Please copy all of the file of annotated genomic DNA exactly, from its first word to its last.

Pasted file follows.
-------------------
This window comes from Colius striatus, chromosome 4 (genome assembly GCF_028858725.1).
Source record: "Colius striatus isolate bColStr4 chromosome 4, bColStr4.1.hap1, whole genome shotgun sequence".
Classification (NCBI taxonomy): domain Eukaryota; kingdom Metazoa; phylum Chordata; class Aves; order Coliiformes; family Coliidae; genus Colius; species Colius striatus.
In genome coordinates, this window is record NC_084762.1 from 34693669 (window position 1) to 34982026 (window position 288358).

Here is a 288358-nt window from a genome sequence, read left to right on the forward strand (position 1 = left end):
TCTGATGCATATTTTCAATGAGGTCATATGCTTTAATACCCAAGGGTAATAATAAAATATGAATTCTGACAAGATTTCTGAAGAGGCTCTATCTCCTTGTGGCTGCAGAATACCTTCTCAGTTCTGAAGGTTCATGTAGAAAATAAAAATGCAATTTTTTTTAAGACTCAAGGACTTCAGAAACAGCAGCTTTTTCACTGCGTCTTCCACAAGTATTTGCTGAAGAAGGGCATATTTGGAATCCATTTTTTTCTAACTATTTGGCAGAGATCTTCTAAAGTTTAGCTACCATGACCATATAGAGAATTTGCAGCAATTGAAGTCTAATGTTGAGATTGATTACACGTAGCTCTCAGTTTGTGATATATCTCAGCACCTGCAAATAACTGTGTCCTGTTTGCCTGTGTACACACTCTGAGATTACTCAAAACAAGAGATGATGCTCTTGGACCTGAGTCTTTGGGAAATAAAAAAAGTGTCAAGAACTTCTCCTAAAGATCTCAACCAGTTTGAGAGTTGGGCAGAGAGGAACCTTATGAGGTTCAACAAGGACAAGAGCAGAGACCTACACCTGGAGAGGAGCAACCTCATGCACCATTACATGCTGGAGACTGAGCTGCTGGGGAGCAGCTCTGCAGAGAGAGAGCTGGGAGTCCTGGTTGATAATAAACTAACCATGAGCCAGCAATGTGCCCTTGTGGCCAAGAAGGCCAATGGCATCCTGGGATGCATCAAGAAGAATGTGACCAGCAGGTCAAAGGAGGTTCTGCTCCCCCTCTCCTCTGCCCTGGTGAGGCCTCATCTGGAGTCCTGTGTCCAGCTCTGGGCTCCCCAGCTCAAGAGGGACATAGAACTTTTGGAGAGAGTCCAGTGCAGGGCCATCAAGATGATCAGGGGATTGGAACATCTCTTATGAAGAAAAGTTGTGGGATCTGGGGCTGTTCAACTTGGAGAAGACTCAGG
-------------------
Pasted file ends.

This window comes from Colius striatus, chromosome 4 (genome assembly GCF_028858725.1).
Source record: "Colius striatus isolate bColStr4 chromosome 4, bColStr4.1.hap1, whole genome shotgun sequence".
Classification (NCBI taxonomy): domain Eukaryota; kingdom Metazoa; phylum Chordata; class Aves; order Coliiformes; family Coliidae; genus Colius; species Colius striatus.
In genome coordinates, this window is record NC_084762.1 from 34693669 (window position 1) to 34982026 (window position 288358).

Here is a 288358-nt window from a genome sequence, read left to right on the forward strand (position 1 = left end):
TCTGATGCATATTTTCAATGAGGTCATATGCTTTAATACCCAAGGGTAATAATAAAATATGAATTCTGACAAGATTTCTGAAGAGGCTCTATCTCCTTGTGGCTGCAGAATACCTTCTCAGTTCTGAAGGTTCATGTAGAAAATAAAAATGCAATTTTTTTTAAGACTCAAGGACTTCAGAAACAGCAGCTTTTTCACTGCGTCTTCCACAAGTATTTGCTGAAGAAGGGCATATTTGGAATCCATTTTTTTCTAACTATTTGGCAGAGATCTTCTAAAGTTTAGCTACCATGACCATATAGAGAATTTGCAGCAATTGAAGTCTAATGTTGAGATTGATTACACGTAGCTCTCAGTTTGTGATATATCTCAGCACCTGCAAATAACTGTGTCCTGTTTGCCTGTGTACACACTCTGAGATTACTCAAAACAAGAGATGATGCTCTTGGACCTGAGTCTTTGGGAAATAAAAAAAGTGTCAAGAACTTCTCCTAAAGATCTCAACCAGTTTGAGAGTTGGGCAGAGAGGAACCTTATGAGGTTCAACAAGGACAAGAGCAGAGACCTACACCTGGAGAGGAGCAACCTCATGCACCATTACATGCTGGAGACTGAGCTGCTGGGGAGCAGCTCTGCAGAGAGAGAGCTGGGAGTCCTGGTTGATAATAAACTAACCATGAGCCAGCAATGTGCCCTTGTGGCCAAGAAGGCCAATGGCATCCTGGGATGCATCAAGAAGAATGTGACCAGCAGGTCAAAGGAGGTTCTGCTCCCCCTCTCCTCTGCCCTGGTGAGGCCTCATCTGGAGTCCTGTGTCCAGCTCTGGGCTCCCCAGCTCAAGAGGGACATAGAACTTTTGGAGAGAGTCCAGTGCAGGGCCATCAAGATGATCAGGGGATTGGAACATCTCTTATGAAGAAAAGTTGTGGGATCTGGGGCTGTTCAACTTGGAGAAGACTCAGG